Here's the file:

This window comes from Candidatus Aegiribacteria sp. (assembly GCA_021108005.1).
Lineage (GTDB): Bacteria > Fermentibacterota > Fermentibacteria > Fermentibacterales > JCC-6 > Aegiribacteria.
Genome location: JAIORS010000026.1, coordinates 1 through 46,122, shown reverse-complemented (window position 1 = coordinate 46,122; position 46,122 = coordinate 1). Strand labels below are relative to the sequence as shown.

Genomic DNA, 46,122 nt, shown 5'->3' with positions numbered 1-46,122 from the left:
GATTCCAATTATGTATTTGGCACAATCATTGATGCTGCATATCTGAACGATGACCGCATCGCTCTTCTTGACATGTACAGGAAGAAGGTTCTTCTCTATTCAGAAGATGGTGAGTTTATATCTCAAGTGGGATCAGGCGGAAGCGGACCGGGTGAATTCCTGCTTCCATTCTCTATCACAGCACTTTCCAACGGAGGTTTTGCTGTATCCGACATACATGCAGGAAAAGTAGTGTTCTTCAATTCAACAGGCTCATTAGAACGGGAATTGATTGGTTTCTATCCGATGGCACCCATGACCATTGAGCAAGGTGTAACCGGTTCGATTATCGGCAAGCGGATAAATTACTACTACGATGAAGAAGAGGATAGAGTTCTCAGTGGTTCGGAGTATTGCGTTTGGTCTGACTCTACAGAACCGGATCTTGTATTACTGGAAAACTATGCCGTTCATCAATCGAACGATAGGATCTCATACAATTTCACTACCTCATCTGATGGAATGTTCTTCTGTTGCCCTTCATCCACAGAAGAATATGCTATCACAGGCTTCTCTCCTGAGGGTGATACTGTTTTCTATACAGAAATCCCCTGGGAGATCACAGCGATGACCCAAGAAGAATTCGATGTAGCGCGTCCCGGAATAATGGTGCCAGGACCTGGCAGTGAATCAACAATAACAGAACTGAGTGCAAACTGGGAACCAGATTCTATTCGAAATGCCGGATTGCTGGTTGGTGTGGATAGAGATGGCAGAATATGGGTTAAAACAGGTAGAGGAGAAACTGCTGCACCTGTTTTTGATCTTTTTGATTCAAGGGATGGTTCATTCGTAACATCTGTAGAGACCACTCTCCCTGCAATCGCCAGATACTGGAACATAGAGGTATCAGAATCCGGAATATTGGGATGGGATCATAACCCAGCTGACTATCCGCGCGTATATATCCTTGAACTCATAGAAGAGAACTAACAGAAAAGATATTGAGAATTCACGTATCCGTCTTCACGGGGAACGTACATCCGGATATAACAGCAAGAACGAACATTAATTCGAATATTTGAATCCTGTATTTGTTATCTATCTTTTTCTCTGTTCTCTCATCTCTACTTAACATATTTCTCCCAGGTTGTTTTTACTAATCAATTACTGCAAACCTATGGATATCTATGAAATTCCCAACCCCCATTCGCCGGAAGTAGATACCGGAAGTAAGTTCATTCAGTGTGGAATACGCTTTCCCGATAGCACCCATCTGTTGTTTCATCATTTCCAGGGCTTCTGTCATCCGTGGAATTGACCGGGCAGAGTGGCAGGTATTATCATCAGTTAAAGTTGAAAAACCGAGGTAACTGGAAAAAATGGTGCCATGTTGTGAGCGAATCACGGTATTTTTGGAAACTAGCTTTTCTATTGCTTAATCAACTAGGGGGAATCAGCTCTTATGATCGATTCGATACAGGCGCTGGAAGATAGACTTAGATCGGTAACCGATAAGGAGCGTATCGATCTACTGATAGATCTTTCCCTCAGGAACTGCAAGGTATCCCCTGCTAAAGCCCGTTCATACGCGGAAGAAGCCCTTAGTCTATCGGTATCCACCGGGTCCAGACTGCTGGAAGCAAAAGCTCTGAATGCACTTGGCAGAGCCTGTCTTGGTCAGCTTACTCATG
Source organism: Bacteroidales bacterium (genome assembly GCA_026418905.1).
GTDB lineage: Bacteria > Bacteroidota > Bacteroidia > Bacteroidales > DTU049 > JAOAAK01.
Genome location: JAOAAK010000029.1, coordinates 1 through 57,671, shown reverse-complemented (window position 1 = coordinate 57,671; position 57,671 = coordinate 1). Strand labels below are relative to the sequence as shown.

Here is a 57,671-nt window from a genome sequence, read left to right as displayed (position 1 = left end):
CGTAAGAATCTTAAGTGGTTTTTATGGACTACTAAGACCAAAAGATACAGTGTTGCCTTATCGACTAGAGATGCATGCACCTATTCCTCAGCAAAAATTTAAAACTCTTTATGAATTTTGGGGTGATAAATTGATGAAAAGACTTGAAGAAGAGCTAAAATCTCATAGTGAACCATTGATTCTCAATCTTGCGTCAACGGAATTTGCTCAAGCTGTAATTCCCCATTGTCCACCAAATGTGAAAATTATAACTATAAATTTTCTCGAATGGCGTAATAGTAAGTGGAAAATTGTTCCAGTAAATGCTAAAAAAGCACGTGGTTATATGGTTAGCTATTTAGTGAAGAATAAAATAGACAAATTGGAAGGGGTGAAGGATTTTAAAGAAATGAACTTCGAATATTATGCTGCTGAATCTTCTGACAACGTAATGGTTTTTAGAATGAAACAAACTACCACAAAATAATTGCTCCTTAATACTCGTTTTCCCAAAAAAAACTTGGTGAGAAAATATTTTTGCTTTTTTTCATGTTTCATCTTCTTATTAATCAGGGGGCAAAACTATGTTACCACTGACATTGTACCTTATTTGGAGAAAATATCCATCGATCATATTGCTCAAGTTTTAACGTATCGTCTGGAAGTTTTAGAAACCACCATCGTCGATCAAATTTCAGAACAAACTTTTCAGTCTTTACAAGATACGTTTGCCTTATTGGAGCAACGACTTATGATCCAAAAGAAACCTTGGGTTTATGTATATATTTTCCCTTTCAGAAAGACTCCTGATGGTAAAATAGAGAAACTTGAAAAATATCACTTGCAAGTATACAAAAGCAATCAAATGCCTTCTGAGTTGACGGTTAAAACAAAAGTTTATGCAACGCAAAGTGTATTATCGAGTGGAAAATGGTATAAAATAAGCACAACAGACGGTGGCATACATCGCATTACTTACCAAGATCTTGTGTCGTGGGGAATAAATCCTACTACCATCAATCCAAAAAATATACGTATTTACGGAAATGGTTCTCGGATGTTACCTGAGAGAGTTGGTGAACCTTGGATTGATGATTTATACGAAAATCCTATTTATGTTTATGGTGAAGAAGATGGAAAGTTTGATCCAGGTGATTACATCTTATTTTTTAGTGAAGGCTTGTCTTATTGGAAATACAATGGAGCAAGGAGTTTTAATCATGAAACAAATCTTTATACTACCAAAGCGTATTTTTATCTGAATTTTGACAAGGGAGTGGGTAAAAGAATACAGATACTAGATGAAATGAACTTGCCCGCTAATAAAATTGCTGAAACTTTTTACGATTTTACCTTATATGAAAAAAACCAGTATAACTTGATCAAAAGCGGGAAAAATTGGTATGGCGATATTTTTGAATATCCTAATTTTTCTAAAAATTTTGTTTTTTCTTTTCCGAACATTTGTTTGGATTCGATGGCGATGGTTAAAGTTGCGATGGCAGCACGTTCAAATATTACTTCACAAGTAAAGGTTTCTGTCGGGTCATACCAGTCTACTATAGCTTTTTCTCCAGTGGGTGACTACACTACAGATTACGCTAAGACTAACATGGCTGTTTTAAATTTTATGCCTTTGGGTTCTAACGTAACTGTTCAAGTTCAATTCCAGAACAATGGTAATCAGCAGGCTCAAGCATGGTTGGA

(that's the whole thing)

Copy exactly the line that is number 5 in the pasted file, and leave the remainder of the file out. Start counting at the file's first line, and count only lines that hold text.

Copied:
GATTCCAATTATGTATTTGGCACAATCATTGATGCTGCATATCTGAACGATGACCGCATCGCTCTTCTTGACATGTACAGGAAGAAGGTTCTTCTCTATTCAGAAGATGGTGAGTTTATATCTCAAGTGGGATCAGGCGGAAGCGGACCGGGTGAATTCCTGCTTCCATTCTCTATCACAGCACTTTCCAACGGAGGTTTTGCTGTATCCGACATACATGCAGGAAAAGTAGTGTTCTTCAATTCAACAGGCTCATTAGAACGGGAATTGATTGGTTTCTATCCGATGGCACCCATGACCATTGAGCAAGGTGTAACCGGTTCGATTATCGGCAAGCGGATAAATTACTACTACGATGAAGAAGAGGATAGAGTTCTCAGTGGTTCGGAGTATTGCGTTTGGTCTGACTCTACAGAACCGGATCTTGTATTACTGGAAAACTATGCCGTTCATCAATCGAACGATAGGATCTCATACAATTTCACTACCTCATCTGATGGAATGTTCTTCTGTTGCCCTTCATCCACAGAAGAATATGCTATCACAGGCTTCTCTCCTGAGGGTGATACTGTTTTCTATACAGAAATCCCCTGGGAGATCACAGCGATGACCCAAGAAGAATTCGATGTAGCGCGTCCCGGAATAATGGTGCCAGGACCTGGCAGTGAATCAACAATAACAGAACTGAGTGCAAACTGGGAACCAGATTCTATTCGAAATGCCGGATTGCTGGTTGGTGTGGATAGAGATGGCAGAATATGGGTTAAAACAGGTAGAGGAGAAACTGCTGCACCTGTTTTTGATCTTTTTGATTCAAGGGATGGTTCATTCGTAACATCTGTAGAGACCACTCTCCCTGCAATCGCCAGATACTGGAACATAGAGGTATCAGAATCCGGAATATTGGGATGGGATCATAACCCAGCTGACTATCCGCGCGTATATATCCTTGAACTCATAGAAGAGAACTAACAGAAAAGATATTGAGAATTCACGTATCCGTCTTCACGGGGAACGTACATCCGGATATAACAGCAAGAACGAACATTAATTCGAATATTTGAATCCTGTATTTGTTATCTATCTTTTTCTCTGTTCTCTCATCTCTACTTAACATATTTCTCCCAGGTTGTTTTTACTAATCAATTACTGCAAACCTATGGATATCTATGAAATTCCCAACCCCCATTCGCCGGAAGTAGATACCGGAAGTAAGTTCATTCAGTGTGGAATACGCTTTCCCGATAGCACCCATCTGTTGTTTCATCATTTCCAGGGCTTCTGTCATCCGTGGAATTGACCGGGCAGAGTGGCAGGTATTATCATCAGTTAAAGTTGAAAAACCGAGGTAACTGGAAAAAATGGTGCCATGTTGTGAGCGAATCACGGTATTTTTGGAAACTAGCTTTTCTATTGCTTAATCAACTAGGGGGAATCAGCTCTTATGATCGATTCGATACAGGCGCTGGAAGATAGACTTAGATCGGTAACCGATAAGGAGCGTATCGATCTACTGATAGATCTTTCCCTCAGGAACTGCAAGGTATCCCCTGCTAAAGCCCGTTCATACGCGGAAGAAGCCCTTAGTCTATCGGTATCCACCGGGTCCAGACTGCTGGAAGCAAAAGCTCTGAATGCACTTGGCAGAGCCTGTCTTGGTCAGCTTACTCATG